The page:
One of the hardest tasks is to extract continually from one's soul an almost inexhaustible ill will.

The ugly is very appealing to man. It's instinct. One shrinks from the ugly, yet wants to look at it. There's a devilish fascination in it. We extract pleasure from horror.

The only lesson to extract from any civil war is that it's pointless and futile and ugly, and that there is nothing glamorous or heroic about it. There are heroes, but the causes are never heroic.

The only happy talkers are dandies who extract pleasure from the very perishability of their material and who would not be able to tolerate the isolation of all other forms of composition; for most good talkers, when they have run down, are miserable; they know that they have betrayed themselves, that they have taken material which should have a life of its own, to dispense it in noises upon the air.

There surely is in human nature an inherent propensity to extract all the good out of all the evil.

Experience is the extract of suffering.

The chemist who can extract from his heart's elements, compassion, respect, longing, patience, regret, surprise, and forgiveness and compound them into one can create that atom which is called love.

Mathematics may be compared to a mill of exquisite workmanship, which grinds your stuff to any degree of fineness; but, nevertheless, what you get out depends on what you put in; and as the grandest mill in the world will not extract wheat flour from peas cods, so pages of formulae will not get a definite result out of loose data.

I went to the Bach Choir concert and heard Mozart's Requiem.

I did not rise warmly to it. Then I heard an extract from Parsifal which I disliked very much. If Bach wriggles, Wagner writhes...

How many of us have been attracted to reason;

first learned to think, to draw conclusions, to extract a moral from the follies of life, by some dazzling aphorism.

All my good reading, you might say, was done in the toilet.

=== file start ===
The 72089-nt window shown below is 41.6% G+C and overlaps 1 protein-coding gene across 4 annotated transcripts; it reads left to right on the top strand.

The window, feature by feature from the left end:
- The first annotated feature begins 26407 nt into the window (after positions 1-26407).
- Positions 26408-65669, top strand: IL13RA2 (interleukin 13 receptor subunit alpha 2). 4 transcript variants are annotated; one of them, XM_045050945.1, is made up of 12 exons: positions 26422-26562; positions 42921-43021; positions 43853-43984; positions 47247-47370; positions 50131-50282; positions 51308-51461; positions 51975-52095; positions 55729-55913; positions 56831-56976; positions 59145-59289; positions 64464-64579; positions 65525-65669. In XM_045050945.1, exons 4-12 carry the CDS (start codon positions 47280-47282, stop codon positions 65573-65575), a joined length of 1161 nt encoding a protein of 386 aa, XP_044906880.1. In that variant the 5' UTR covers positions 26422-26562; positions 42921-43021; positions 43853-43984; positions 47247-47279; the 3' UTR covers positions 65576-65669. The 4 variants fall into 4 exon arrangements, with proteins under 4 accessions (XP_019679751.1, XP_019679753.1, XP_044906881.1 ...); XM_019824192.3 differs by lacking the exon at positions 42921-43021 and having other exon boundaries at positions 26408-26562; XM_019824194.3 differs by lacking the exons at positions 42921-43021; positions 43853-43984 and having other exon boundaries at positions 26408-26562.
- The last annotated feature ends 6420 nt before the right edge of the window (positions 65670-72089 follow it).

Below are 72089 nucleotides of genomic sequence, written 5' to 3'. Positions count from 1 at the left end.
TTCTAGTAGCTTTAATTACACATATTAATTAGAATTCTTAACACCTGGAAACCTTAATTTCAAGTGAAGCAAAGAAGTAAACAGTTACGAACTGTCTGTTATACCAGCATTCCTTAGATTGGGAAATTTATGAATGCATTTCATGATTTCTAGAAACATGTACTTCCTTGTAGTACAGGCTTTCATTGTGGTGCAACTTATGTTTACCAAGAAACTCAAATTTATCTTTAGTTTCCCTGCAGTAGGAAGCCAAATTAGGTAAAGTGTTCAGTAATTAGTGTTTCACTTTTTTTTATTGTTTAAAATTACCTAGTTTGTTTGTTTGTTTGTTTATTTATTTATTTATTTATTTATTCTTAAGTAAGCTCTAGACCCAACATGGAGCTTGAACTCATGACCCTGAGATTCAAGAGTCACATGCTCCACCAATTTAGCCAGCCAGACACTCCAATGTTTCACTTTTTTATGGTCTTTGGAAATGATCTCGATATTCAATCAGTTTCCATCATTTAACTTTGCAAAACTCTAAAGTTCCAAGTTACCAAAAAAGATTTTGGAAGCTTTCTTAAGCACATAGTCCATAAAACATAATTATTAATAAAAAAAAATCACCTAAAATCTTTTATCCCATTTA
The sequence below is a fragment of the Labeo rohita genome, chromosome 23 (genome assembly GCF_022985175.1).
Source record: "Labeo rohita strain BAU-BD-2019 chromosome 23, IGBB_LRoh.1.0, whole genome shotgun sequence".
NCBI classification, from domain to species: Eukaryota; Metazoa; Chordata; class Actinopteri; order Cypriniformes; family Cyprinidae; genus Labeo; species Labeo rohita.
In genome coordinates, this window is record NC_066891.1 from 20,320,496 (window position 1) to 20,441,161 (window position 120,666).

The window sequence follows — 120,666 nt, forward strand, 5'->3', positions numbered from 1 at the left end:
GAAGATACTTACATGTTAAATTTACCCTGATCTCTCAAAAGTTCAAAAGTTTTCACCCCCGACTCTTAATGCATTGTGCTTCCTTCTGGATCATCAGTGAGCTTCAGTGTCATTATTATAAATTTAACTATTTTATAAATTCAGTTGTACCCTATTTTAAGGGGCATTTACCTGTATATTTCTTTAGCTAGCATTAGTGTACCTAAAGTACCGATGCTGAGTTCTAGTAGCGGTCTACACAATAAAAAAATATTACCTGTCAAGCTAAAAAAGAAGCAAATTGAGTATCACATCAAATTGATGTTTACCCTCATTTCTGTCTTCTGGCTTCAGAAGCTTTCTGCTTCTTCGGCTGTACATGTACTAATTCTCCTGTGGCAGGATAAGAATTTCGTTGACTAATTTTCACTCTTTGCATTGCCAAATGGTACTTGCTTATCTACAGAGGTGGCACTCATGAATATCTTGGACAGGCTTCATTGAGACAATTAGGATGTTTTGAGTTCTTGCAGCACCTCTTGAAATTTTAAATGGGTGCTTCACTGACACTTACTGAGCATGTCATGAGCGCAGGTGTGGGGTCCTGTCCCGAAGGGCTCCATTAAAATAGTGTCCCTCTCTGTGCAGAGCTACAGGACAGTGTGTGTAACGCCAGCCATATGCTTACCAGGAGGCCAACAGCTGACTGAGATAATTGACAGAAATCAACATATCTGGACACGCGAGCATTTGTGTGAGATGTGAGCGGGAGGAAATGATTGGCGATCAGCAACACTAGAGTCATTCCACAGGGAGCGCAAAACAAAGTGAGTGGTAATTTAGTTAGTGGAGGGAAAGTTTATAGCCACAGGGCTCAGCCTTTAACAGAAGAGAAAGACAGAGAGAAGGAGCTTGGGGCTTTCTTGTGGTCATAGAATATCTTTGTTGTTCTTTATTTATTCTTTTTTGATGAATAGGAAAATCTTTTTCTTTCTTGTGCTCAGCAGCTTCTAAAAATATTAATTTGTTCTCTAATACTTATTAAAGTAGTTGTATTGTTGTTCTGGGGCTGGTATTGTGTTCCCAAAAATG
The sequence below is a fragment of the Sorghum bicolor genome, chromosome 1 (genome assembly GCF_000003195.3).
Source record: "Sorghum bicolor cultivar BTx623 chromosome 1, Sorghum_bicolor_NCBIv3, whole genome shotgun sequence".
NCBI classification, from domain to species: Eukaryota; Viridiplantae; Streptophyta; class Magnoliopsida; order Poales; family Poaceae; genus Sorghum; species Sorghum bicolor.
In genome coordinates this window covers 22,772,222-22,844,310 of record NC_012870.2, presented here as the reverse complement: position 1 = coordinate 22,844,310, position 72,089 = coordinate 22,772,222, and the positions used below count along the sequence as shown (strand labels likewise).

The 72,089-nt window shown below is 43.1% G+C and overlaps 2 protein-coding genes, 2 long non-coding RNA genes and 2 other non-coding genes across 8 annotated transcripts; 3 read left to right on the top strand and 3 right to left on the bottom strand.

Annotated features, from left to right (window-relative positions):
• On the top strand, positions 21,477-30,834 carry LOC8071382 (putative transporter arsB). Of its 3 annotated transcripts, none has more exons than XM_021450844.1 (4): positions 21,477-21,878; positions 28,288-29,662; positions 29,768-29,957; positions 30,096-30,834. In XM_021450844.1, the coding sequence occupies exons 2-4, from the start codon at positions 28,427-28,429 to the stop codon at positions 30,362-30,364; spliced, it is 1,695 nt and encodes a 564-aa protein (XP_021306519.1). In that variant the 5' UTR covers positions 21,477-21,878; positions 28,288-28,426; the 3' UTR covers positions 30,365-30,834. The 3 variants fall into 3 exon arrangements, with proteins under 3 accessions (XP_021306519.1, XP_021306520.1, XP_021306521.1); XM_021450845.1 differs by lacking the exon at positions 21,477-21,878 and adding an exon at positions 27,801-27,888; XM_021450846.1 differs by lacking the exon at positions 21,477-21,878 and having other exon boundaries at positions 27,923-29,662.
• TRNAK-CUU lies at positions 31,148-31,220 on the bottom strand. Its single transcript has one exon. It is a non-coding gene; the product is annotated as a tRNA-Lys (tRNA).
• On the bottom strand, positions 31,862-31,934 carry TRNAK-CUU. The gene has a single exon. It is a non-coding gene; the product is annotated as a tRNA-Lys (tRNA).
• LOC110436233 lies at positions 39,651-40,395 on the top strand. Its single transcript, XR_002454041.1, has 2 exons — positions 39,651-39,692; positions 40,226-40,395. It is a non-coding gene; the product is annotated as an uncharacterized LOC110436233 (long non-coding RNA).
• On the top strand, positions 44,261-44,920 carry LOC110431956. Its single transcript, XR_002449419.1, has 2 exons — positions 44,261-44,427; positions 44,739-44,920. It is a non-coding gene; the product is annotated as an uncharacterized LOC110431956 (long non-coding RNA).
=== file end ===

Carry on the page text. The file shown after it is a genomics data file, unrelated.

There are passages in Ulysses which can be read only in the toilet -- if one wants to extract the full flavor of their content.

We know more about the surface of the Moon and about Mars than we do about [the deep sea floor], despite the fact that we have yet to extract a gram of food, a breath of oxygen or a drop of water from those bodies.

I've never been convinced that experience is linear, circular, or even random.

It just is. I try to put it in some kind of order to extract meaning from it, to bring meaning to it.

Literature boils with the madcap careers of writers brought to the edge by the demands of living on their nerves, wringing out their memories and their nightmares to extract meaning, truth, beauty.

It is anomalous to hold that in order to convict a man the police cannot extract by force what is in his mind, but can extract what is in his stomach.

Man is a microcosm, or a little world, because he is an extract from all the stars and planets of the whole firmament, from the earth and the elements; and so he is their quintessence.

It is one thing for the human mind to extract from the phenomena of nature the laws which it has itself put into them; it may be a far harder thing to extract laws over which it has no control.

I think that Microsoft will increasingly feel margin pressure from Linux as well as people saying: well actually the applications that really matter to me are not on my PC. And so they're going to be able to extract less of a monopoly rent, so to speak.

I extract what I consider the best material from different sources.

But often the material I perform comes from a very strange location in history, which are minstrel shows.

But in this Second Work if thou extract our Air and our Fire with the phlegm water, they will the more naturally and easily be drawn out of their infernal prison, and with less losse of their Spirits, than by the former way before described.

I think that man has a fundamental obligation to extract from himself and from the earth all that it can give; and this obligation is all the more imperative that we are absolutely ignorant of what limits - they may still be very distant - God has imposed on our natural understanding and power.

No real blood flows in the veins of the knowing subject constructed by Locke, Hume, and Kant, but rather the diluted extract of reason as a mere activity of thought.

Violence and irrationality were so long and thoroughly cultivated among the Irish, and so perfectly ingrained into their nature, that modern civilization has as yet been unable to extract the virus.